The sun sitting lower in the sky casts long shadows and sets the landscape alight with a warm, yellow light that bounces off the gilded leaves. Those leaves fall, forming a gold and bronze carpet, and the gnarled shapes of the tree branches become evident.
The haze of the summer is gone and early morning mists shroud the fields. Birds begin their migration and mammals frantically prepare for winter. The first storms batter our coastline and the hills become gloomy and ominous.
Get your camera out!
Here are some suggestions to help with your autumnal photography.
1. Consider getting up early to capture the sunrise and the morning’s golden hour. The air is more clean and crisp in the morning than the evenings.
2. Plan your shot. Either check-out a place in person before the shoot, or use tools like The Photographer’s Ephemeris or Sollumis to see which direction the sun will rise or set.
3. Prepare your kit the day before. There is nothing more embarrassing than arriving at the location with no memory card or a flat battery.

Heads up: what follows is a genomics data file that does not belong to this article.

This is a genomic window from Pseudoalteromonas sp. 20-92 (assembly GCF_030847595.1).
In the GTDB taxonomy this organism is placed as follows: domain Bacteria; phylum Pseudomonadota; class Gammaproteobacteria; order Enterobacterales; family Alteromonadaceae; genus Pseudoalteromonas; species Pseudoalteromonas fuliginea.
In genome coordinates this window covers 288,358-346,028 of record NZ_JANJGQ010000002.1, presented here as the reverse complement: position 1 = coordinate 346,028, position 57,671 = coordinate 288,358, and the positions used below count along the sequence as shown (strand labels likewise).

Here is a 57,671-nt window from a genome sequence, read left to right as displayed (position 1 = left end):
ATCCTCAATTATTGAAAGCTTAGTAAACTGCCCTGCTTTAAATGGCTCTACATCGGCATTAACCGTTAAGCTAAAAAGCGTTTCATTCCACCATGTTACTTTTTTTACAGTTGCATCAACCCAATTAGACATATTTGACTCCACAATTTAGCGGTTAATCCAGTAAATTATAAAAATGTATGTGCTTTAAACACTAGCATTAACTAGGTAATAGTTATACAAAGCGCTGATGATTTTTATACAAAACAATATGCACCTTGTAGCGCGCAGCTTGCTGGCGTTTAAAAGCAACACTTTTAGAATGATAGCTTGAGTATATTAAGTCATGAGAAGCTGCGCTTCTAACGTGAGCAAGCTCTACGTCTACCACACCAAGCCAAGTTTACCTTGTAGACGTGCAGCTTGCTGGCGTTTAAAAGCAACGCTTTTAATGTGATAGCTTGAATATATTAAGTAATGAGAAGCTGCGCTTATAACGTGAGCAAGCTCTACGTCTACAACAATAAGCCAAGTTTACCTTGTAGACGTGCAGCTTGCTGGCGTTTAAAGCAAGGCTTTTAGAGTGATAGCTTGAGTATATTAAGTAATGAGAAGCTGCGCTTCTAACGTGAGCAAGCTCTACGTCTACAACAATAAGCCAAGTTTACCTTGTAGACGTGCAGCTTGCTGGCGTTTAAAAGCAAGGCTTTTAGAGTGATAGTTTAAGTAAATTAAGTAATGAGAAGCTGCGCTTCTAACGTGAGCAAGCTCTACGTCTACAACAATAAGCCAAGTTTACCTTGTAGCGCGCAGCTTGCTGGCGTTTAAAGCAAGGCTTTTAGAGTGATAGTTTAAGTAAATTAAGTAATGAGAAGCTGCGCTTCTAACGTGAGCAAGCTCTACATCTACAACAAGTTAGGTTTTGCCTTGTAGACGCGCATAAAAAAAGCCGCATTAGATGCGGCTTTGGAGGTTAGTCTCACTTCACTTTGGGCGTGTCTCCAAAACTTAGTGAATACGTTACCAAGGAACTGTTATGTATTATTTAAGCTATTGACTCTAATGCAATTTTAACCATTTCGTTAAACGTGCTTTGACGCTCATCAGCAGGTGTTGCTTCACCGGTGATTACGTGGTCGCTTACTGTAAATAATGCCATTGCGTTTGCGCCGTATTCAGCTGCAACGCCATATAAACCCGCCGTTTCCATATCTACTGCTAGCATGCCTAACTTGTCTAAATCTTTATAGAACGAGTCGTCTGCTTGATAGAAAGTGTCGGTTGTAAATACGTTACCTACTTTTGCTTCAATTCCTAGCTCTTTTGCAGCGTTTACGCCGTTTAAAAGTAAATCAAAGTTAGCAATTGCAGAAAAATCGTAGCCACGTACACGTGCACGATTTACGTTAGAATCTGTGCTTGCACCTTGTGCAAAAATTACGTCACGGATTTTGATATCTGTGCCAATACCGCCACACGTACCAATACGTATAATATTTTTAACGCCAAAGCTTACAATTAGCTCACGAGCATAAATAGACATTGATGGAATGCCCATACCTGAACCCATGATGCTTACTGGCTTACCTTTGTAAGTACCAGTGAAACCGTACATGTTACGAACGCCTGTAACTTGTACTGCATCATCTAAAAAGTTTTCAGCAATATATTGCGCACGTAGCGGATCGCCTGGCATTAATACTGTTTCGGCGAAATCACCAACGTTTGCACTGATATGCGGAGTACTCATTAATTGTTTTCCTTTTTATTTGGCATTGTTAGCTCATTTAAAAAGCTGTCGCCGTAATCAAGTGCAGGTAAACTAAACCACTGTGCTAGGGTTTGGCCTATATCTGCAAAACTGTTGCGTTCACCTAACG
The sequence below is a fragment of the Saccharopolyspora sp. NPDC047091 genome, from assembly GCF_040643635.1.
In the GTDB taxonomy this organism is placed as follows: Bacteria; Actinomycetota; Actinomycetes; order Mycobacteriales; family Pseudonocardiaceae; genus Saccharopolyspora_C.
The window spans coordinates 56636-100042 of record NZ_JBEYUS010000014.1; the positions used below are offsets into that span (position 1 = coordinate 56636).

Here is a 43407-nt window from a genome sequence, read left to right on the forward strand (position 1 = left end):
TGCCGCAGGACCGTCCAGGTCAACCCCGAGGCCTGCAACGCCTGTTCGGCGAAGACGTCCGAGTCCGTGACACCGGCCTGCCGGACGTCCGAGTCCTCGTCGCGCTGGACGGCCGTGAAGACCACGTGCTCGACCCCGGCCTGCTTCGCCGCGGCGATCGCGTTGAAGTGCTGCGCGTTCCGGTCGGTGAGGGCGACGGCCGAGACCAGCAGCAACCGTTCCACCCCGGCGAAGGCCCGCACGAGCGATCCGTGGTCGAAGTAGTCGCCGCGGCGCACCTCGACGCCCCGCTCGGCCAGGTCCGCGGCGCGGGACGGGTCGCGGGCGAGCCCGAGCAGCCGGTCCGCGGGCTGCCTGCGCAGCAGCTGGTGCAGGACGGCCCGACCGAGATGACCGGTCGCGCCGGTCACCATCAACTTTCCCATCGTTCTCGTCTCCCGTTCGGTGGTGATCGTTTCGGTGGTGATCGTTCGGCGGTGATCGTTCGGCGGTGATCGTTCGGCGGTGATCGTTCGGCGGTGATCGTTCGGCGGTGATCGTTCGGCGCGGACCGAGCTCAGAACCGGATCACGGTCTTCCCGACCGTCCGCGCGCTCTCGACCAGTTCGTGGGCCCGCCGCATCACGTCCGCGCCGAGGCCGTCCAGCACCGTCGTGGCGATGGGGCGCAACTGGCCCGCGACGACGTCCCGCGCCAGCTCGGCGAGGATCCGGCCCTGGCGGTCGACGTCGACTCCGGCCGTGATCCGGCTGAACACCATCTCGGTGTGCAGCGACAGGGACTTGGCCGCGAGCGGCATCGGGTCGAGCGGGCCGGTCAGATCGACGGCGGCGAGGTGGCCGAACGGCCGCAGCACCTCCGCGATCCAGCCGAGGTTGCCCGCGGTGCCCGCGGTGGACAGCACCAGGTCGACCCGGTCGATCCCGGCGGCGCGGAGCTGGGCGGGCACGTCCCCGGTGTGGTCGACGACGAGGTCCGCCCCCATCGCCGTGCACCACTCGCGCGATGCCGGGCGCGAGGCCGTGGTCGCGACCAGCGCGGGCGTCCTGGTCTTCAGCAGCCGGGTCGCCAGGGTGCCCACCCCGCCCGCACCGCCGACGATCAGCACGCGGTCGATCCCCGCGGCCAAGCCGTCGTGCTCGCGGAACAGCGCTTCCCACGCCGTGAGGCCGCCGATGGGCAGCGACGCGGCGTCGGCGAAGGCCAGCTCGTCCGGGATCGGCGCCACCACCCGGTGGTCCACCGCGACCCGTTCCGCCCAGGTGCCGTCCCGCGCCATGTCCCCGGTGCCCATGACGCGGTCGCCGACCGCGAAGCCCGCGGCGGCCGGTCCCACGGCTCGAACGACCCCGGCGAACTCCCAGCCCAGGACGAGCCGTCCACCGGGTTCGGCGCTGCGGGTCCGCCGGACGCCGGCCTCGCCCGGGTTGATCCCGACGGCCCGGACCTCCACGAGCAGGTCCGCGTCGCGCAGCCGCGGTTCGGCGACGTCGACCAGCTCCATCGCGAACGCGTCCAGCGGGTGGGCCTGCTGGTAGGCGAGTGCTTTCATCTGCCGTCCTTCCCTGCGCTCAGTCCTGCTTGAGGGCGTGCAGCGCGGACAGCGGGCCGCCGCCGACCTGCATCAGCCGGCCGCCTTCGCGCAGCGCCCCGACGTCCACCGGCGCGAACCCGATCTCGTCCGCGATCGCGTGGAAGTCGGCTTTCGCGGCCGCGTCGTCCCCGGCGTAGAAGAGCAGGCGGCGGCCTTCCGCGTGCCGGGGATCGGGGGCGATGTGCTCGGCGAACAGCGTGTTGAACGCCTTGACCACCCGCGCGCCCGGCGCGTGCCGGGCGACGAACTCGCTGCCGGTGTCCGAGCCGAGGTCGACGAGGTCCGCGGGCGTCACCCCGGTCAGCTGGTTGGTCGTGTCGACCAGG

4. Wrap up warm and tell someone where you will be.
5. Use a tripod, if only to slow yourself down to take time over the composition.
6. Don’t just shoot the obvious landscapes. Try to find unique subjects and different perspectives.
7. Take photos whatever the weather. Dark, wet mornings can look great, as can fog and long exposures in strong winds. Protect your camera though.
8. Keep it simple. Minimalist photos are usually more alluring than busy ones.
9. The complementary colour of orange is blue so autumnal leaves can really stand out against a crisp blue sky.
10. Look for patterns, lines and forms, and for interesting interruptions that break those.
11. For most landscapes, use a wide-angle lens.
12. Get down low to take that landscape shot.
That should be enough to keep your mind occupied while you creep out of bed, grab your camera bag and leave the house without waking the whole family.
I look forward to seeing your autumnal shots in the Northumberland Camera Club. Keep clicking.